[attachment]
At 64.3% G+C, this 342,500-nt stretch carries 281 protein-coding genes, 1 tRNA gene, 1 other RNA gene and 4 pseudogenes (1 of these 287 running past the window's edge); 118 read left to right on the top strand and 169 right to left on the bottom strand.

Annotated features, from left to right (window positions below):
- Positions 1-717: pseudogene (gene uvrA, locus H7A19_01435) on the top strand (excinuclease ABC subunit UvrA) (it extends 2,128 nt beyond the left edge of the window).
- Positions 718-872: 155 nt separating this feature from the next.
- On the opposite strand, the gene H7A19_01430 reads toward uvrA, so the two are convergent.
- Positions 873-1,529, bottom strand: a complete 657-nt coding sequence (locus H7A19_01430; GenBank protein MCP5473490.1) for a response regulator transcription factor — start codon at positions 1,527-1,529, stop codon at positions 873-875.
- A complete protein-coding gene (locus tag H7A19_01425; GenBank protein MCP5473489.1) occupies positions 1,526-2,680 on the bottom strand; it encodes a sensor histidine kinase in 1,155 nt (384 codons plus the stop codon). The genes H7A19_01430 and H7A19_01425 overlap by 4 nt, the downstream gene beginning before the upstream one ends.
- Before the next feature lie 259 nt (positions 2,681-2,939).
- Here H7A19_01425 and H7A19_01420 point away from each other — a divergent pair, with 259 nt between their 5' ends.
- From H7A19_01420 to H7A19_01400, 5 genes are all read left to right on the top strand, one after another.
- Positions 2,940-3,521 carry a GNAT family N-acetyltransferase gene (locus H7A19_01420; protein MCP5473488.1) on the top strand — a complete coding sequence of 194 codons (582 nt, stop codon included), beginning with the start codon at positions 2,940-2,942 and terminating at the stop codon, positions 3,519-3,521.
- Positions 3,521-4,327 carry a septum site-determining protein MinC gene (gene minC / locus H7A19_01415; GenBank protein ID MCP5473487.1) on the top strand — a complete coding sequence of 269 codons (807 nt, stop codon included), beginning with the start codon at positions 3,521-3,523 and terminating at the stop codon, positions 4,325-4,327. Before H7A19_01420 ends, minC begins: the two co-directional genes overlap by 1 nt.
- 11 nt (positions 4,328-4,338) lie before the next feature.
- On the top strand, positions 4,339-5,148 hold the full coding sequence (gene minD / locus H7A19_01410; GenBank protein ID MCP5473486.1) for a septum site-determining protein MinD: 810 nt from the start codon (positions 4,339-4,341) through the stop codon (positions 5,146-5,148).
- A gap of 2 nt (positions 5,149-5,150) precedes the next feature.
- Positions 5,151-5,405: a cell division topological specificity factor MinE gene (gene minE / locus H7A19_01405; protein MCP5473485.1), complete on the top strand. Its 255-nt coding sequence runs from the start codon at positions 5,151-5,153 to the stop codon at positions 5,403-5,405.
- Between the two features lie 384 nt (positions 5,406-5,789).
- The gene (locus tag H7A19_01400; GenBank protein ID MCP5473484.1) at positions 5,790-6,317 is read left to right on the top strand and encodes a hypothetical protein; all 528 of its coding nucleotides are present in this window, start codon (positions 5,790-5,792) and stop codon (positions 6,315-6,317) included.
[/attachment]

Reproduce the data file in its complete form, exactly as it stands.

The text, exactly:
At 64.3% G+C, this 342,500-nt stretch carries 281 protein-coding genes, 1 tRNA gene, 1 other RNA gene and 4 pseudogenes (1 of these 287 running past the window's edge); 118 read left to right on the top strand and 169 right to left on the bottom strand.

Annotated features, from left to right (window positions below):
- Positions 1-717: pseudogene (gene uvrA, locus H7A19_01435) on the top strand (excinuclease ABC subunit UvrA) (it extends 2,128 nt beyond the left edge of the window).
- Positions 718-872: 155 nt separating this feature from the next.
- On the opposite strand, the gene H7A19_01430 reads toward uvrA, so the two are convergent.
- Positions 873-1,529, bottom strand: a complete 657-nt coding sequence (locus H7A19_01430; GenBank protein MCP5473490.1) for a response regulator transcription factor — start codon at positions 1,527-1,529, stop codon at positions 873-875.
- A complete protein-coding gene (locus tag H7A19_01425; GenBank protein MCP5473489.1) occupies positions 1,526-2,680 on the bottom strand; it encodes a sensor histidine kinase in 1,155 nt (384 codons plus the stop codon). The genes H7A19_01430 and H7A19_01425 overlap by 4 nt, the downstream gene beginning before the upstream one ends.
- Before the next feature lie 259 nt (positions 2,681-2,939).
- Here H7A19_01425 and H7A19_01420 point away from each other — a divergent pair, with 259 nt between their 5' ends.
- From H7A19_01420 to H7A19_01400, 5 genes are all read left to right on the top strand, one after another.
- Positions 2,940-3,521 carry a GNAT family N-acetyltransferase gene (locus H7A19_01420; protein MCP5473488.1) on the top strand — a complete coding sequence of 194 codons (582 nt, stop codon included), beginning with the start codon at positions 2,940-2,942 and terminating at the stop codon, positions 3,519-3,521.
- Positions 3,521-4,327 carry a septum site-determining protein MinC gene (gene minC / locus H7A19_01415; GenBank protein ID MCP5473487.1) on the top strand — a complete coding sequence of 269 codons (807 nt, stop codon included), beginning with the start codon at positions 3,521-3,523 and terminating at the stop codon, positions 4,325-4,327. Before H7A19_01420 ends, minC begins: the two co-directional genes overlap by 1 nt.
- 11 nt (positions 4,328-4,338) lie before the next feature.
- On the top strand, positions 4,339-5,148 hold the full coding sequence (gene minD / locus H7A19_01410; GenBank protein ID MCP5473486.1) for a septum site-determining protein MinD: 810 nt from the start codon (positions 4,339-4,341) through the stop codon (positions 5,146-5,148).
- A gap of 2 nt (positions 5,149-5,150) precedes the next feature.
- Positions 5,151-5,405: a cell division topological specificity factor MinE gene (gene minE / locus H7A19_01405; protein MCP5473485.1), complete on the top strand. Its 255-nt coding sequence runs from the start codon at positions 5,151-5,153 to the stop codon at positions 5,403-5,405.
- Between the two features lie 384 nt (positions 5,406-5,789).
- The gene (locus tag H7A19_01400; GenBank protein ID MCP5473484.1) at positions 5,790-6,317 is read left to right on the top strand and encodes a hypothetical protein; all 528 of its coding nucleotides are present in this window, start codon (positions 5,790-5,792) and stop codon (positions 6,315-6,317) included.